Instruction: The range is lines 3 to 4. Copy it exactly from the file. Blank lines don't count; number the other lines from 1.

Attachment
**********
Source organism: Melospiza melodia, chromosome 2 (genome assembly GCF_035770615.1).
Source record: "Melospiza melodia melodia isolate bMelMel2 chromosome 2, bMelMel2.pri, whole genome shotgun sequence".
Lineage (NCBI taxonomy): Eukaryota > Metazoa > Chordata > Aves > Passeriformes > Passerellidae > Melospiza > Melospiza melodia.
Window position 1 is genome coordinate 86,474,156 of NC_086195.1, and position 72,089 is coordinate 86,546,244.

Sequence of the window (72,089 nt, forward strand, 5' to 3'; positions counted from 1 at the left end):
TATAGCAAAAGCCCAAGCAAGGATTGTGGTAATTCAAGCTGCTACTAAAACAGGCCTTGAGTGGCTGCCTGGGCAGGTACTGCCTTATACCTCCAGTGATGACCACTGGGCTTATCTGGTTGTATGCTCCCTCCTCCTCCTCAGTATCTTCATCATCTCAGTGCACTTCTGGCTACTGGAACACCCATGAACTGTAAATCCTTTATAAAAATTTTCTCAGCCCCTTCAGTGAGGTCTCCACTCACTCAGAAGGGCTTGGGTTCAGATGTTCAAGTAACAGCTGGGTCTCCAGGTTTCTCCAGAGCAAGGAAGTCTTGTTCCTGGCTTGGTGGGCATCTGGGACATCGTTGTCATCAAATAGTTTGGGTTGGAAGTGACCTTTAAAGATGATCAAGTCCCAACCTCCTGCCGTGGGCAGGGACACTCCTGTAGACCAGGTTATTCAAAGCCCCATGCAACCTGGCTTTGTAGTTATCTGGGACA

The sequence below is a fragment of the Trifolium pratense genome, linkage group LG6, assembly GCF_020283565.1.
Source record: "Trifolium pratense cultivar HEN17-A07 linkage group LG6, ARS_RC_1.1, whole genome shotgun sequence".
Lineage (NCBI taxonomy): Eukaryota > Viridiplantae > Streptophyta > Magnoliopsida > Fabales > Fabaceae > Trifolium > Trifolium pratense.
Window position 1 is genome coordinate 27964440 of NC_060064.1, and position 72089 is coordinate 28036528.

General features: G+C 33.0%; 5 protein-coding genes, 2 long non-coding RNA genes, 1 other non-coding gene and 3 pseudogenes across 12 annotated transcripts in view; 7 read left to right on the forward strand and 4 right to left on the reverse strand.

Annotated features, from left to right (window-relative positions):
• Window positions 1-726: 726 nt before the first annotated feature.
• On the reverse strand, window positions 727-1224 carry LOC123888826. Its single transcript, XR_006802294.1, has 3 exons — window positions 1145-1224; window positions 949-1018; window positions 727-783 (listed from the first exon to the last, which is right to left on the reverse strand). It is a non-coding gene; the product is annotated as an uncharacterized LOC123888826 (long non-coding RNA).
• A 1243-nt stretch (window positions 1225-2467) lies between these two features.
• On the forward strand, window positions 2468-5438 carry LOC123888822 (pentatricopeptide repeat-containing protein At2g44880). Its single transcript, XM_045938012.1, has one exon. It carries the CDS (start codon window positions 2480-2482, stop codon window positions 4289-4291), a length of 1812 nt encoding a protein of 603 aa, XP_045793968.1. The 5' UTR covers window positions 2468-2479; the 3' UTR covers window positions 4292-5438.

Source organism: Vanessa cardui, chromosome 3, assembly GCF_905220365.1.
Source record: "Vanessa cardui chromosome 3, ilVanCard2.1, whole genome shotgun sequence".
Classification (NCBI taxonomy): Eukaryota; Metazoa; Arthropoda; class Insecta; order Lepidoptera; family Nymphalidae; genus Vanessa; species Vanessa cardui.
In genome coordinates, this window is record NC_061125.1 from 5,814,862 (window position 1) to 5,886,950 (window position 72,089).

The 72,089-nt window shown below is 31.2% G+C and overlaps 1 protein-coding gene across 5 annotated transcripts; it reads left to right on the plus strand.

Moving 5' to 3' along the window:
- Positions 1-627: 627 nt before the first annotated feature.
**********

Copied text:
Lineage (NCBI taxonomy): Eukaryota > Metazoa > Chordata > Aves > Passeriformes > Passerellidae > Melospiza > Melospiza melodia.
Window position 1 is genome coordinate 86,474,156 of NC_086195.1, and position 72,089 is coordinate 86,546,244.